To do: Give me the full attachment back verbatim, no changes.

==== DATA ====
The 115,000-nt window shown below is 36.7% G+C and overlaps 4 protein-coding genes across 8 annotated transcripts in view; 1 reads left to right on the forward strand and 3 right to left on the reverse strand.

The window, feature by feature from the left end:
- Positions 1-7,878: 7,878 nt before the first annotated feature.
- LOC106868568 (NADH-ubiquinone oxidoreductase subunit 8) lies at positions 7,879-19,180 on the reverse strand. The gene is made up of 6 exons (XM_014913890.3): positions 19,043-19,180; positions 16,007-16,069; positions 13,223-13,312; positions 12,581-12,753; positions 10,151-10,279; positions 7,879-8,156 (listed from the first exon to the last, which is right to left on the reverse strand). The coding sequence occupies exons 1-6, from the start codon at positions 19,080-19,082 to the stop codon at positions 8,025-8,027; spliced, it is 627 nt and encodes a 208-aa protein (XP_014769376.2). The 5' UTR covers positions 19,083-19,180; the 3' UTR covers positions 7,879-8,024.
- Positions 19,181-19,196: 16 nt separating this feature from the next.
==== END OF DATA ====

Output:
The 115,000-nt window shown below is 36.7% G+C and overlaps 4 protein-coding genes across 8 annotated transcripts in view; 1 reads left to right on the forward strand and 3 right to left on the reverse strand.

The window, feature by feature from the left end:
- Positions 1-7,878: 7,878 nt before the first annotated feature.
- LOC106868568 (NADH-ubiquinone oxidoreductase subunit 8) lies at positions 7,879-19,180 on the reverse strand. The gene is made up of 6 exons (XM_014913890.3): positions 19,043-19,180; positions 16,007-16,069; positions 13,223-13,312; positions 12,581-12,753; positions 10,151-10,279; positions 7,879-8,156 (listed from the first exon to the last, which is right to left on the reverse strand). The coding sequence occupies exons 1-6, from the start codon at positions 19,080-19,082 to the stop codon at positions 8,025-8,027; spliced, it is 627 nt and encodes a 208-aa protein (XP_014769376.2). The 5' UTR covers positions 19,083-19,180; the 3' UTR covers positions 7,879-8,024.
- Positions 19,181-19,196: 16 nt separating this feature from the next.